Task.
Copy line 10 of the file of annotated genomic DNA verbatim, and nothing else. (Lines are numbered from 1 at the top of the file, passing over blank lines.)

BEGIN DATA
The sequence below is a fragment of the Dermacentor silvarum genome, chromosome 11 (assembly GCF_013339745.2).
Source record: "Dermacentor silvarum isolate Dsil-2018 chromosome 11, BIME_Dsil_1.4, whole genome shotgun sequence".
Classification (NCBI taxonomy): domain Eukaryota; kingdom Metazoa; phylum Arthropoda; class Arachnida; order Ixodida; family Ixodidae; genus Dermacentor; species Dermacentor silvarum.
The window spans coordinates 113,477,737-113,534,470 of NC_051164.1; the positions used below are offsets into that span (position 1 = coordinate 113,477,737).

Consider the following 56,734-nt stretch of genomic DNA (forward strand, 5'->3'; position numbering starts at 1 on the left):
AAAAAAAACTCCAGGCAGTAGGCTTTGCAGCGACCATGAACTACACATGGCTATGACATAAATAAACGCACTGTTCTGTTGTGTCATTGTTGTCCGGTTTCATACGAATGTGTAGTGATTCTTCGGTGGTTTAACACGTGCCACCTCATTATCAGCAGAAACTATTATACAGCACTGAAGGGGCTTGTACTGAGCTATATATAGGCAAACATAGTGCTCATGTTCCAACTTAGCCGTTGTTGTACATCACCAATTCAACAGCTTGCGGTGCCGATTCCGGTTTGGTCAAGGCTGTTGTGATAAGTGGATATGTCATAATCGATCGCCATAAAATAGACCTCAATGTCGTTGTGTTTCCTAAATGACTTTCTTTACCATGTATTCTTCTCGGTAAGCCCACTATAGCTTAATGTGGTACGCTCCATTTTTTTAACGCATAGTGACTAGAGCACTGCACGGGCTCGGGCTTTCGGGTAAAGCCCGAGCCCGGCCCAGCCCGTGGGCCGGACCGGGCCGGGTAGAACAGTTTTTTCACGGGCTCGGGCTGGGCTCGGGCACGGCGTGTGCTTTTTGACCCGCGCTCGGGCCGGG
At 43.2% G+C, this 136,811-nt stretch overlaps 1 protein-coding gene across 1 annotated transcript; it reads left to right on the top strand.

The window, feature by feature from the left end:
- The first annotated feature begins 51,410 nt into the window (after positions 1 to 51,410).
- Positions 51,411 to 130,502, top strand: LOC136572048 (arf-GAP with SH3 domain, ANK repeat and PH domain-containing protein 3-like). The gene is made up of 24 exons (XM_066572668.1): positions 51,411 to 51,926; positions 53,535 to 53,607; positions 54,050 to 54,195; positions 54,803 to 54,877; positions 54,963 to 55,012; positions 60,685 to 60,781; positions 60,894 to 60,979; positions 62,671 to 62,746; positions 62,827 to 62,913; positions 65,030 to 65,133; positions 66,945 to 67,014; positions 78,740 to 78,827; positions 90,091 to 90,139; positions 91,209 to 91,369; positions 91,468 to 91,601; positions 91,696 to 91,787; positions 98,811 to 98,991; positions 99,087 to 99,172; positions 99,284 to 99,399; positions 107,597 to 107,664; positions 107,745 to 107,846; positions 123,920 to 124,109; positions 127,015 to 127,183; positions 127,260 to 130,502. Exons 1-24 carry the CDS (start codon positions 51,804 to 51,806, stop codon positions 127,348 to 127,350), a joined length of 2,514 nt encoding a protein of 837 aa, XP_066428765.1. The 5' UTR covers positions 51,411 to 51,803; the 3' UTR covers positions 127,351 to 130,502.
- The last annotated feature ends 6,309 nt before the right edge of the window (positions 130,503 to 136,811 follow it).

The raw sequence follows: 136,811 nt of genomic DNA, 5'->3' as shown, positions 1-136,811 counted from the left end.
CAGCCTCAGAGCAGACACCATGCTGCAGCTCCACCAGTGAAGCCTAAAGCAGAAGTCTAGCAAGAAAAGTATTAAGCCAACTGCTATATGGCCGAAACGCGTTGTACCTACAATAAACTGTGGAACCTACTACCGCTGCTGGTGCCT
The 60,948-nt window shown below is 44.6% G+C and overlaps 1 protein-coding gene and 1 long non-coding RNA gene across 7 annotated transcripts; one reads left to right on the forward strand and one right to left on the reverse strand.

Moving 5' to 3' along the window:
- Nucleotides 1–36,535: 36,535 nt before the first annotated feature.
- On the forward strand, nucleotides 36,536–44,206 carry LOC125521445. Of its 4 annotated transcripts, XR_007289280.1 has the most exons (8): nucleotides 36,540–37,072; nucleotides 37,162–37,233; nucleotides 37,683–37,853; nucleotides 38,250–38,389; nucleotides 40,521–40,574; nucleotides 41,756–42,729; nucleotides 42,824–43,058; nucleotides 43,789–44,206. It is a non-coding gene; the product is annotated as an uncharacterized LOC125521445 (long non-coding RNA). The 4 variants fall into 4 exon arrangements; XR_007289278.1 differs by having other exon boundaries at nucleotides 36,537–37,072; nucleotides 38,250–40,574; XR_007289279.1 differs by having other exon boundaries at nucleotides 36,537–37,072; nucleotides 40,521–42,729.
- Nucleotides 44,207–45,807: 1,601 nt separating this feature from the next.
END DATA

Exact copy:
- Positions 51,411 to 130,502, top strand: LOC136572048 (arf-GAP with SH3 domain, ANK repeat and PH domain-containing protein 3-like). The gene is made up of 24 exons (XM_066572668.1): positions 51,411 to 51,926; positions 53,535 to 53,607; positions 54,050 to 54,195; positions 54,803 to 54,877; positions 54,963 to 55,012; positions 60,685 to 60,781; positions 60,894 to 60,979; positions 62,671 to 62,746; positions 62,827 to 62,913; positions 65,030 to 65,133; positions 66,945 to 67,014; positions 78,740 to 78,827; positions 90,091 to 90,139; positions 91,209 to 91,369; positions 91,468 to 91,601; positions 91,696 to 91,787; positions 98,811 to 98,991; positions 99,087 to 99,172; positions 99,284 to 99,399; positions 107,597 to 107,664; positions 107,745 to 107,846; positions 123,920 to 124,109; positions 127,015 to 127,183; positions 127,260 to 130,502. Exons 1-24 carry the CDS (start codon positions 51,804 to 51,806, stop codon positions 127,348 to 127,350), a joined length of 2,514 nt encoding a protein of 837 aa, XP_066428765.1. The 5' UTR covers positions 51,411 to 51,803; the 3' UTR covers positions 127,351 to 130,502.